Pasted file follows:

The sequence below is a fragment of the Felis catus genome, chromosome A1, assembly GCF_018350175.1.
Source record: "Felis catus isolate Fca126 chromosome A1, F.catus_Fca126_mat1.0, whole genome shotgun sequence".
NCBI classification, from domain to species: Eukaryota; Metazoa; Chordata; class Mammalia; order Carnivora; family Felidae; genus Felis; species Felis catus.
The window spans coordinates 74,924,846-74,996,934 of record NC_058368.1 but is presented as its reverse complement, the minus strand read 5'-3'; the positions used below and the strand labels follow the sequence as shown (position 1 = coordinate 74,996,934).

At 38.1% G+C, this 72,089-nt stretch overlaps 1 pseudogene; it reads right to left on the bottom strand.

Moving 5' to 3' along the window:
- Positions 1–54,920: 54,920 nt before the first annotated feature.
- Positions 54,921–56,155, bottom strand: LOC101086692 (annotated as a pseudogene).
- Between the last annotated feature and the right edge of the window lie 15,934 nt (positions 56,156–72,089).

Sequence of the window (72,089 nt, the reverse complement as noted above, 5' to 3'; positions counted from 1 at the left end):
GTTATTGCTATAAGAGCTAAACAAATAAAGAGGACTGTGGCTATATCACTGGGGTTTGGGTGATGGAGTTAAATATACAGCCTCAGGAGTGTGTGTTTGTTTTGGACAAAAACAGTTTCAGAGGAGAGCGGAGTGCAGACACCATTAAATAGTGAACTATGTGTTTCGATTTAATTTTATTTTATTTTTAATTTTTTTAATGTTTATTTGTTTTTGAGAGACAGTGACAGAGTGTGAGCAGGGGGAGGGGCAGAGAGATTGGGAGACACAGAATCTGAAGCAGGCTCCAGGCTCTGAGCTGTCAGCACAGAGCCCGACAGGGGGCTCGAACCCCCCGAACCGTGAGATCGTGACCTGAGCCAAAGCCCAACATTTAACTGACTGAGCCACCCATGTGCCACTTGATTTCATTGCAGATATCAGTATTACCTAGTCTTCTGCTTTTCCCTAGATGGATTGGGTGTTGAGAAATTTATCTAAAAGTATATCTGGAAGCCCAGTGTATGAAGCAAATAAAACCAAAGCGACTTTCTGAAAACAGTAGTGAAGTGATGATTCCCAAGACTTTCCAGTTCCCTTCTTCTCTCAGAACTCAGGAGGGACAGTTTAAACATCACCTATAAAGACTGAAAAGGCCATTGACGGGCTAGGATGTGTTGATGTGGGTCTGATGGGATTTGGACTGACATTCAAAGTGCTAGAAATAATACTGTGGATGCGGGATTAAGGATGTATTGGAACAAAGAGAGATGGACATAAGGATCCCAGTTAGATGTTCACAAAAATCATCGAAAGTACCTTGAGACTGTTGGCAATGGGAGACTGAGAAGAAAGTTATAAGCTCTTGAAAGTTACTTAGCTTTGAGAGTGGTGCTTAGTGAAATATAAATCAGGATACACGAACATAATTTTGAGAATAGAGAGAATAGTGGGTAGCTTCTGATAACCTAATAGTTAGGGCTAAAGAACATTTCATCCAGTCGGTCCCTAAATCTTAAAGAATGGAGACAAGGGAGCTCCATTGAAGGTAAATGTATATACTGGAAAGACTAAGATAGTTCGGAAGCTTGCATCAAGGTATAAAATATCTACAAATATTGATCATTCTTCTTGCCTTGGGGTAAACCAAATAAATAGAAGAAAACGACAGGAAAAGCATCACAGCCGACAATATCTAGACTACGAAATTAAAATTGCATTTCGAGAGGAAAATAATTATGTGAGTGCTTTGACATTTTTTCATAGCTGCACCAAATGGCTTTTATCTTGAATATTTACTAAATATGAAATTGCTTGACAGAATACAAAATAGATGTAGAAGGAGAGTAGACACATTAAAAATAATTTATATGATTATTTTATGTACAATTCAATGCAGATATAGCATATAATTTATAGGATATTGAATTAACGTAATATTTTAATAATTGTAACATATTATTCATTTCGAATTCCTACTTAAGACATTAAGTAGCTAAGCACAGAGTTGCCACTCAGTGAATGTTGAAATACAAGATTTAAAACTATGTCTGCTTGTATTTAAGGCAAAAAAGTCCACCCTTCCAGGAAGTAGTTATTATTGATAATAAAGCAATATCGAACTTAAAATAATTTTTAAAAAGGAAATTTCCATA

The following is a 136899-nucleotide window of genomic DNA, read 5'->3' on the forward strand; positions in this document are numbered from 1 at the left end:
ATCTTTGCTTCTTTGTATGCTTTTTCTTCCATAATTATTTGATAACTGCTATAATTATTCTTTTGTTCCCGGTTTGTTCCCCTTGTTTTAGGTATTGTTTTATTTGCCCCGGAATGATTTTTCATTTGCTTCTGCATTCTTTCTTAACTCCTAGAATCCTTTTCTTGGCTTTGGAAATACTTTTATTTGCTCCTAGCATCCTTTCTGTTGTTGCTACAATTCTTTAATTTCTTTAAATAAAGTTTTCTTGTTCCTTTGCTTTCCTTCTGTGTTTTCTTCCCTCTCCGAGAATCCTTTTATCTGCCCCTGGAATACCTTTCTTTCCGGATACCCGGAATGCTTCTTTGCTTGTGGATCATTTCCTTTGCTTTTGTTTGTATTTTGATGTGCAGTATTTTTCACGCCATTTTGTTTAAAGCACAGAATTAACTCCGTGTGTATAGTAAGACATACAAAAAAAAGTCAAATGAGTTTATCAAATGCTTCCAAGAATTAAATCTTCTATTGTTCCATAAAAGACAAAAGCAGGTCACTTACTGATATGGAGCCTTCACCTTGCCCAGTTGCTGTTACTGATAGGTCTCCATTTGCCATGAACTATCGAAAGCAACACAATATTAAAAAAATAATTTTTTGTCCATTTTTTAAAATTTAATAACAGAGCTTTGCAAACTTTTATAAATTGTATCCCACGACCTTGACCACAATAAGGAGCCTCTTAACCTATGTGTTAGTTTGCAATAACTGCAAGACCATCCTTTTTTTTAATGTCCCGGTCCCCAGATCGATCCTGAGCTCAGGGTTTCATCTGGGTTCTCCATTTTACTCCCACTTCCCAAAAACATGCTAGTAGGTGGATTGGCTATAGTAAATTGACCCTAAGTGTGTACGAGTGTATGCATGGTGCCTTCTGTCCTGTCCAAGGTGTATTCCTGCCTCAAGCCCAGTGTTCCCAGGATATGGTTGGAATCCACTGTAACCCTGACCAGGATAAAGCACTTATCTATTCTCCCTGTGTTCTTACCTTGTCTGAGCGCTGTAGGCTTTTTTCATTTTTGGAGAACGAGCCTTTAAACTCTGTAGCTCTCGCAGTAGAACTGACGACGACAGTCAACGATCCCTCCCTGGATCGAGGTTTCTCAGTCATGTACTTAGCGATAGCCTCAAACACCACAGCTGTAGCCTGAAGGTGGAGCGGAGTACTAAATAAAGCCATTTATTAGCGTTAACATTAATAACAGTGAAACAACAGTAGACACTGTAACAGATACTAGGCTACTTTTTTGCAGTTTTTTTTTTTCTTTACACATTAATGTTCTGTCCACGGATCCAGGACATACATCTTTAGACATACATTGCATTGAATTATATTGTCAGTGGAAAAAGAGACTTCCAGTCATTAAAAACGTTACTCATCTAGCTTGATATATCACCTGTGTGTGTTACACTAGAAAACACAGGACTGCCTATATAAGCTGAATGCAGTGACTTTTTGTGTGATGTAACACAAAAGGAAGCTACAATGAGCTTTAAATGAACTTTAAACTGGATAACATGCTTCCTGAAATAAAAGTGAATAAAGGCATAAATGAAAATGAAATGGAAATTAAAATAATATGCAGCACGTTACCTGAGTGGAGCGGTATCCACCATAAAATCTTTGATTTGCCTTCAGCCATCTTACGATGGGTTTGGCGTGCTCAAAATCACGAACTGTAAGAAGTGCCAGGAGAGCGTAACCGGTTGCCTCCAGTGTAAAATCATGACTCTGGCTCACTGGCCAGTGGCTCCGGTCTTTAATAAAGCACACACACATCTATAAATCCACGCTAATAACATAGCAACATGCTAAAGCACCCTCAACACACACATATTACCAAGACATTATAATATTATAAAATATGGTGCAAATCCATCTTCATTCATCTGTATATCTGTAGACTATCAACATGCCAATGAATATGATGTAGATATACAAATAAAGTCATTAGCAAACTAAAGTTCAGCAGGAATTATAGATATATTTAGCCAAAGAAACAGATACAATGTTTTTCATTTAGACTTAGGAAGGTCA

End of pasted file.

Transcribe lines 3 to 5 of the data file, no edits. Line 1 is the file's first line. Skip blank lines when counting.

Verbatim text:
NCBI classification, from domain to species: Eukaryota; Metazoa; Chordata; class Mammalia; order Carnivora; family Felidae; genus Felis; species Felis catus.
The window spans coordinates 74,924,846-74,996,934 of record NC_058368.1 but is presented as its reverse complement, the minus strand read 5'-3'; the positions used below and the strand labels follow the sequence as shown (position 1 = coordinate 74,996,934).

At 38.1% G+C, this 72,089-nt stretch overlaps 1 pseudogene; it reads right to left on the bottom strand.